Will emerging economies stop maintaining forex reserves?

This is a super speech from Adam Posen of BoE.

Some background first. Economic Historians/Historians have pointed how the recent globalization phase is similar to the one seen in 1870-1910. The previous one was interrupted by world wars and in the middle due to Great Depression. After that we had these tight controls which began to be relaxed around 1970s and again a new wave of globalization emerged. The players  changed. As in previous, UK was the supplier of funds and US was the receiver (Adam Posen disputes this in this recent speech). This time China (and other middle ease etc) are the suppliers and US the receiver. US should have been the supplier of funds this time as it is the leading economy as UK was then. However, as highlighted by Lucas in 1990s capital flows have not flown to developing but developed economies. Subsequent research shows even amidst developing economies, it goes to economies which are better off.

So just as this recession was taking place, some said perhaps globalization will at best not increase as much as countries become more protective.

Posen curiously titles the speech as  – What the return of 19th century economics means for 21st century geopolitics? According to him, we are likely to see the trends of 19th century globalization now. As emerging economies have gained immensely from globalization barring some issues here and there, they are unlikely to undo glob.

He covers following themes:

  • Globalization in the form of integration of national economies and markets across borders will continue, with increasing support from important constituencies in emerging markets;
  • As US hegemony, that is relative economic dominance, recedes into multipolarity, the international economic system will have less strict rule enforcement and be subject to greater economic volatility;
  • The erosion of (intellectual and other) property right enforcement will have significant effects on the global division of labor, which will reinforce this multipolarity and income convergence;
  • Price stability will prevail, with sharper fluctuations around low average inflation driven by real (relative price) shocks, and deflation will occur from time to time;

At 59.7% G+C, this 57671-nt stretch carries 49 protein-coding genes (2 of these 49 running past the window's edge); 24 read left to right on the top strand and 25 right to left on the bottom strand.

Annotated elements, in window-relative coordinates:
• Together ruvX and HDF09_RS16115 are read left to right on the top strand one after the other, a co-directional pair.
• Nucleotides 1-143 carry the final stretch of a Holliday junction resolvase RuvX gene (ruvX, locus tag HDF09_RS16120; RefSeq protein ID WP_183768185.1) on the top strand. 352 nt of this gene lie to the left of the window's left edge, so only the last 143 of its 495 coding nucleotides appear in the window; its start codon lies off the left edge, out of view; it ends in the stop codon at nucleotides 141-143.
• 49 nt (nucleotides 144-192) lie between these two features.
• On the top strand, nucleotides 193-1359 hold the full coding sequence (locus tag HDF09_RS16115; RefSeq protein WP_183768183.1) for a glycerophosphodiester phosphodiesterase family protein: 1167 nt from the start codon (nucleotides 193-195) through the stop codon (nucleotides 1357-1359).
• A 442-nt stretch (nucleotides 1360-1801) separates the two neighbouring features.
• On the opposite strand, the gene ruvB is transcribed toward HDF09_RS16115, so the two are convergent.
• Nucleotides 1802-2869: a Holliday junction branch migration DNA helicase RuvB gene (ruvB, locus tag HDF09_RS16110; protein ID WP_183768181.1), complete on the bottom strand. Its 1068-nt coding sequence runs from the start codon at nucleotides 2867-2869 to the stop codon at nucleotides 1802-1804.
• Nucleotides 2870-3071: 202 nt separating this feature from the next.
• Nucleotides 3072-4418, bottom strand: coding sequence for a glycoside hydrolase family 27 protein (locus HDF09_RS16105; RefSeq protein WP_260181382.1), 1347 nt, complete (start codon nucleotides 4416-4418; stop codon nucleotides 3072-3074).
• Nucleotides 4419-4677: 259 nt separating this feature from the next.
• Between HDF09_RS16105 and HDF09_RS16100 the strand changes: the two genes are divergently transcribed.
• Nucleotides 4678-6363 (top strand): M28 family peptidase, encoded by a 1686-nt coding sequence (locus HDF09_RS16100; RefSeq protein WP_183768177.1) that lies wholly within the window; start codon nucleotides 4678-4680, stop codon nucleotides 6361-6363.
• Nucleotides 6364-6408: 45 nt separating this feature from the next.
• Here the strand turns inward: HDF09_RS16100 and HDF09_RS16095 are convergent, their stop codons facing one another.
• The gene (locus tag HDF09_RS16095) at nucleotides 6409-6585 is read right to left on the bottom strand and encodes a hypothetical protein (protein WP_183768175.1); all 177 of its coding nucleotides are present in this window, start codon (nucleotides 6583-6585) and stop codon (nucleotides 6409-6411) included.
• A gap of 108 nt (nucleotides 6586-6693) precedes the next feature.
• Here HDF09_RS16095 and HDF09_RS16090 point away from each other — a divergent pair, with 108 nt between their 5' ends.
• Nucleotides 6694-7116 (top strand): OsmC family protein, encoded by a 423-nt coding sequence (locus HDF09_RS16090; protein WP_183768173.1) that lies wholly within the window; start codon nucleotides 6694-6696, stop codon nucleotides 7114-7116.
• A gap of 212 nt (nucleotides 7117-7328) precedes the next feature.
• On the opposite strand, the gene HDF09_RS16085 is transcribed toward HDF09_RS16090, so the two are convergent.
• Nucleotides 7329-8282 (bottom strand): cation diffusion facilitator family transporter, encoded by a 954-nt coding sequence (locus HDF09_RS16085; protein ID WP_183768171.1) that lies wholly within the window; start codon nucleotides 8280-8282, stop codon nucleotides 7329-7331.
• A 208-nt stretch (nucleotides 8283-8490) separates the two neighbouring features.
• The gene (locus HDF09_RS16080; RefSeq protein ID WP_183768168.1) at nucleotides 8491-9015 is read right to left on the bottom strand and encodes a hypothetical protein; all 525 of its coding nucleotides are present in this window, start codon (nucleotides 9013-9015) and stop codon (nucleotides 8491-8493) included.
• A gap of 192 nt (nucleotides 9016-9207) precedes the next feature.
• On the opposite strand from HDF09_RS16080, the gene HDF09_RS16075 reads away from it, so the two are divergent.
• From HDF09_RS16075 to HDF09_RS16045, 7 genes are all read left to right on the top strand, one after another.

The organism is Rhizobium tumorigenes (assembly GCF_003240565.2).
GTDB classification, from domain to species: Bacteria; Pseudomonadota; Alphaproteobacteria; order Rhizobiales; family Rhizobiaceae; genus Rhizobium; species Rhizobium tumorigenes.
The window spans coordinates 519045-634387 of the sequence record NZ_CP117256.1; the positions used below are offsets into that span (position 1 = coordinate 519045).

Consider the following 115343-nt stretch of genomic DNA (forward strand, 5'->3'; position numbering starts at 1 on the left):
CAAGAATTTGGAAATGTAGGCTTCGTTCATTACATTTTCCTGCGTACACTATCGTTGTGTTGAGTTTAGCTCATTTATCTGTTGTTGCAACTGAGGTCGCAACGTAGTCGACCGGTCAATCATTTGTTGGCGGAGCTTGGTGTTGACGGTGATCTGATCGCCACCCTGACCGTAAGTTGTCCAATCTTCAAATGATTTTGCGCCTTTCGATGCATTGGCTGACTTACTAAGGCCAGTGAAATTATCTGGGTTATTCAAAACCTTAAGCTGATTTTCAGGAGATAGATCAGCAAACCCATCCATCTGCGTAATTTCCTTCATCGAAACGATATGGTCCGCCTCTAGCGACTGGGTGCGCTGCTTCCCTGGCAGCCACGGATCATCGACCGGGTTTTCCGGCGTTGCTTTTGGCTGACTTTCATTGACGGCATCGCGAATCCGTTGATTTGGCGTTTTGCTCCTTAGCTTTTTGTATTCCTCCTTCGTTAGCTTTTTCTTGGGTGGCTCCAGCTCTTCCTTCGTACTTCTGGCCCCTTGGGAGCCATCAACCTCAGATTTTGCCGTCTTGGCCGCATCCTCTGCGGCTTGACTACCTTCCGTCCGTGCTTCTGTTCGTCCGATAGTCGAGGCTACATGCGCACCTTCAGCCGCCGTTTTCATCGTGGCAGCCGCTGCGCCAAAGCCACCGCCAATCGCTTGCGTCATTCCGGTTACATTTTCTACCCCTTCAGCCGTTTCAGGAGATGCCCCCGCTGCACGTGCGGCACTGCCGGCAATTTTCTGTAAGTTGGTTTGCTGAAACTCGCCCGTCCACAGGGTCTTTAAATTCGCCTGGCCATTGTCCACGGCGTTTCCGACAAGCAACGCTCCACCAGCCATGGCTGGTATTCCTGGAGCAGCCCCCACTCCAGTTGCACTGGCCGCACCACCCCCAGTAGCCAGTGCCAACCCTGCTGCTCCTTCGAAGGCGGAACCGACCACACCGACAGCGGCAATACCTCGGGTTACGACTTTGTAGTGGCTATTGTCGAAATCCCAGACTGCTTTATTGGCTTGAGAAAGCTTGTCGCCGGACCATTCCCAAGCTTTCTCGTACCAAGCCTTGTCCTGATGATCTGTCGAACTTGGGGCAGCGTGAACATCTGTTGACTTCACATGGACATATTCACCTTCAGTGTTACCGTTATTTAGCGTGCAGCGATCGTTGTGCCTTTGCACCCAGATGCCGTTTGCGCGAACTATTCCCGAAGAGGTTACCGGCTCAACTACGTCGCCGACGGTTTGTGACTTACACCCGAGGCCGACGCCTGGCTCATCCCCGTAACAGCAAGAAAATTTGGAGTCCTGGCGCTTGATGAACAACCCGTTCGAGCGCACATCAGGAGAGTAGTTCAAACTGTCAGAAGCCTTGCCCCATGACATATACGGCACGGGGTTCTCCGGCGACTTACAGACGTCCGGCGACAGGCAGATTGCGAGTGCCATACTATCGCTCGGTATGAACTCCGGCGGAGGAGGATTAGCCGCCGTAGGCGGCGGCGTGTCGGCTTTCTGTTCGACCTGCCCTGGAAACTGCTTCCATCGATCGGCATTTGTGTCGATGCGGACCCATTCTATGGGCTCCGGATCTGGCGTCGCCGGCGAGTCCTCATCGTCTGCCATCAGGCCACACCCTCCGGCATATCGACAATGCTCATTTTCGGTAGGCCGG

• More than one currency will play a global or reserve role, and the benefits in terms of lower interest rates from having such a role will diminish;
  • International diversification of investment will increase, and so will the gross flows of capital, with capital accounts in the major emerging markets moving more towards balance if not deficit;

Hmm…interesting. Read the speech for comparisons with 19th century.

I was particularly interested in two thoughts:

  • deflation will occur from time to time
  • Instead of piling on forex reserves, there will be diversification of international investment

With central banks sticking onto 2% inflation targets, mild deflations are likely to occur as you only have so much room.

On forex reserves he says:

My last assumption or assertion regarding capital mobility may sound particularly suspect. Many observers of recent economic crises have argued with good reason that large capital flows and their reversals are a source of international economic instability. This is one explanation for the self-insurance against financial crisis by governments through the accumulation of official foreign reserves (and thus through undervaluation of their currencies) that has proliferated in East Asia and elsewhere following the 1997-98 crisis and China’s lead. Yet, I believe that period of reserve accumulation is coming to an end, and that we will move instead to a time of increased private investment diversification across borders.

Fundamentally, the incentives for investor diversification are increasing. The relative attractiveness of US and other advanced country government bonds versus those from emerging markets and from selected multinational corporations is markedly declining. Macroeconomic cycles and long-run growth trends are increasingly diverging if not decoupling between the West and the rest. The rise of sizable and politically influential middle classes in the emerging markets increases the pressures on those economies’ governments to be more accountable with their pots of money (such as official reserves) withheld from their people and to allow purchasing power to rise. 

Hmmm..Superb thoughts.

History is always wonderful to read..

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